Constant classroom interruption will render your teaching ineffective and make your classroom less productive. Negative interrupters will challenge your ideas at every turn. Their attitudes are extremely defensive. Often, they doubt that anything you say will work for them. This behavior is especially prevalent in middle school settings.
However, they believe what they say is right because of past knowledge, experience or from knowledge of learned from previous classes or even from parent conversations.
Interruptions won’t let you finish your sentence nor will they let fellow classmates explain their opinions of an idea or situation. They have a sense that they already know what you are talking about. For example, they have already read the book you’re going to read; they have already done the math sheet that you’re going to pass out and they have already watched the movie you are about to show.
Therefore, they may interrupt the flow of your reading session, the flow of your math instructions or the flow of your science presentation at every chance they get, attempting to prove to others that they have knowledge of the idea already.
The constant annoyance of the interrupter interferes with your teaching and stops students from learning, and therefore, must be appropriately addressed if you want to maintain focus and control of the classroom.
Taking Effective Action
Don’t Lash Out
Interruptions may have valuable knowledge. Instead of yelling at them, ask interrupters to explain to the class their side of the issue. There may have a few ideas that will make a difference in the unfolding of the lesson’s objective.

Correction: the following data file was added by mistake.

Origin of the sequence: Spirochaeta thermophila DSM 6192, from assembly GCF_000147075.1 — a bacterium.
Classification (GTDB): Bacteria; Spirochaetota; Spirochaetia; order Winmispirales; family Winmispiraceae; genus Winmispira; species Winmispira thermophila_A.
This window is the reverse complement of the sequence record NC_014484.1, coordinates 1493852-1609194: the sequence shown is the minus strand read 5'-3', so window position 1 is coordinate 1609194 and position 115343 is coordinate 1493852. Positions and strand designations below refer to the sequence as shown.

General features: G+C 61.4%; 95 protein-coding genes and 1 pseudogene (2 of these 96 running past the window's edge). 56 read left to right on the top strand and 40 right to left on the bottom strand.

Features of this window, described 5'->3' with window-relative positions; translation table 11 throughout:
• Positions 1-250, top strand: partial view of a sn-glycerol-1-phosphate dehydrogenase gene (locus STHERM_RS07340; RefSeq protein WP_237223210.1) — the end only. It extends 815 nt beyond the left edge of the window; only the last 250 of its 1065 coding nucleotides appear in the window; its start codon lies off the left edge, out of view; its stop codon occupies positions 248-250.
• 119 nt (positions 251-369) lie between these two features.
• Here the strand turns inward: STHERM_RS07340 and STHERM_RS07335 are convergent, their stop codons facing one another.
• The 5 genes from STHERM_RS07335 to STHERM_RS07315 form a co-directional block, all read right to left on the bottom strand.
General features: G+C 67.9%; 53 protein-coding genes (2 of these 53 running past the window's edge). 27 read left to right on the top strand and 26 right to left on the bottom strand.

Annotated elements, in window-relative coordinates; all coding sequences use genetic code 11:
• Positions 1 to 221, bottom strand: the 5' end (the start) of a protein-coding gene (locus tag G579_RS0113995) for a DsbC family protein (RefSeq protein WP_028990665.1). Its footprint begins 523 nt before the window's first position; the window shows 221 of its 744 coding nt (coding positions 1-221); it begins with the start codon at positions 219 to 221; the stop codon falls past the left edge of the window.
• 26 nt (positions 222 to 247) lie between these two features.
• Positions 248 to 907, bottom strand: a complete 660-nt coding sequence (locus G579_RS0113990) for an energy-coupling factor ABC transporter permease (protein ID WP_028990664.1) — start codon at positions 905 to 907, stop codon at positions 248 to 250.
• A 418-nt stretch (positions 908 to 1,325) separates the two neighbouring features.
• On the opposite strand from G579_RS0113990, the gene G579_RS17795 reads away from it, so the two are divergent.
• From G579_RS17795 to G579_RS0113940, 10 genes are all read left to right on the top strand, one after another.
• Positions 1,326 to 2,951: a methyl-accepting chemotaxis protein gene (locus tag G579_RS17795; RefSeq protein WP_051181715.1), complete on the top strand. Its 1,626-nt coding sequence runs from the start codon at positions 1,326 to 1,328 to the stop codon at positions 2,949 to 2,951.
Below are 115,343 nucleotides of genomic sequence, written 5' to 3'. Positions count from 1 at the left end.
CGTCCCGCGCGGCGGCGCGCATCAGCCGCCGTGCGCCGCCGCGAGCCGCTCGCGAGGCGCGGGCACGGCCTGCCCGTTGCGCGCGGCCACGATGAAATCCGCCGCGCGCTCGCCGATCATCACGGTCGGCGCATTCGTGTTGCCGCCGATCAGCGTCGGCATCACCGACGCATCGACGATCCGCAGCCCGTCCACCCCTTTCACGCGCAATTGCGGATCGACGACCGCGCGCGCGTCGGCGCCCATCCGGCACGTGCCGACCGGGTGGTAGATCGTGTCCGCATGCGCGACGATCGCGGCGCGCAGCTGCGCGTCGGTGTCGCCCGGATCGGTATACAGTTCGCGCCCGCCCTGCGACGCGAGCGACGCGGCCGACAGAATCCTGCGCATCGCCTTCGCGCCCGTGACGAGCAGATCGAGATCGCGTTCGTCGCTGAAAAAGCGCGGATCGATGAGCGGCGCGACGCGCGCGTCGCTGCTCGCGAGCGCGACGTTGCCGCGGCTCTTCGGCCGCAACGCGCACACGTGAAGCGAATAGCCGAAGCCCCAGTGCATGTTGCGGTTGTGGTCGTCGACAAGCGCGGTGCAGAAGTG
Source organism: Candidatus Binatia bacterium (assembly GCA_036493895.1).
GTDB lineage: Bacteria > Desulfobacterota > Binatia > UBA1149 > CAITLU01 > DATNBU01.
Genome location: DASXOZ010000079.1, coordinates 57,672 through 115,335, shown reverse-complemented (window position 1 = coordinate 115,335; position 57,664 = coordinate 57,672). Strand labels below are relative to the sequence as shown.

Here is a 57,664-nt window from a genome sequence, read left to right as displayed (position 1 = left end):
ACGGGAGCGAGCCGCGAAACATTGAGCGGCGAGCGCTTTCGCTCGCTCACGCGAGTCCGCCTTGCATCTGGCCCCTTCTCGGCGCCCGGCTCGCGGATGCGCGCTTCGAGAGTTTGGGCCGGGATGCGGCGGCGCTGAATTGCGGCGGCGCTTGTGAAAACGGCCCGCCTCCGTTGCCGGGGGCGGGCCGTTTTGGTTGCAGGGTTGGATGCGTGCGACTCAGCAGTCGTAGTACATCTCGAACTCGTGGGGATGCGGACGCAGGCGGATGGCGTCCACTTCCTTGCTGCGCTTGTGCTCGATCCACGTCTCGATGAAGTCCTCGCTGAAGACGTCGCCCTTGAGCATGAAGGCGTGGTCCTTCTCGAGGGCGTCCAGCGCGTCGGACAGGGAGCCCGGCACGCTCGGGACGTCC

Sustain Discussion of Main Topic
Redirect back to the topic at hand. Don’t allow the interrupter to embark on topics irrelevant to the subject and ideas you are attempting to teach to the classroom. If you let the conversation drift from topic to topic, you will waste time and students will become confused.
Allow Other Students to Comment
Give students an opportunity to comment on the interrupter’s point of view. New insights can come from the discussion of unexpected ideas. Also, more clarity can come out of such discussions and help students find more meaning in the lesson.
Question the Interrupter
Put the interrupter on the spot. Ask him or her to explain the value of what you are teaching to the entire class. This should be easy for them if they already know the lesson and the significance of what you are going to teach.
The Expected Outcome
Effectively dealing with interrupters will teach them the importance of allowing others to learn without being annoyed and distracted by constant interference. By challenging the interrupter to openly explain his point of view at the appropriate time, you can cut down on the wasted time spent on discipline the student. Instead, you are able to integrate his ideas into the overall objective of the lesson.
The majority of interrupters just want to be recognized by what they know. Make them feel that their opinions count. You will discover that there are fewer interruptions and more learning and participation going on.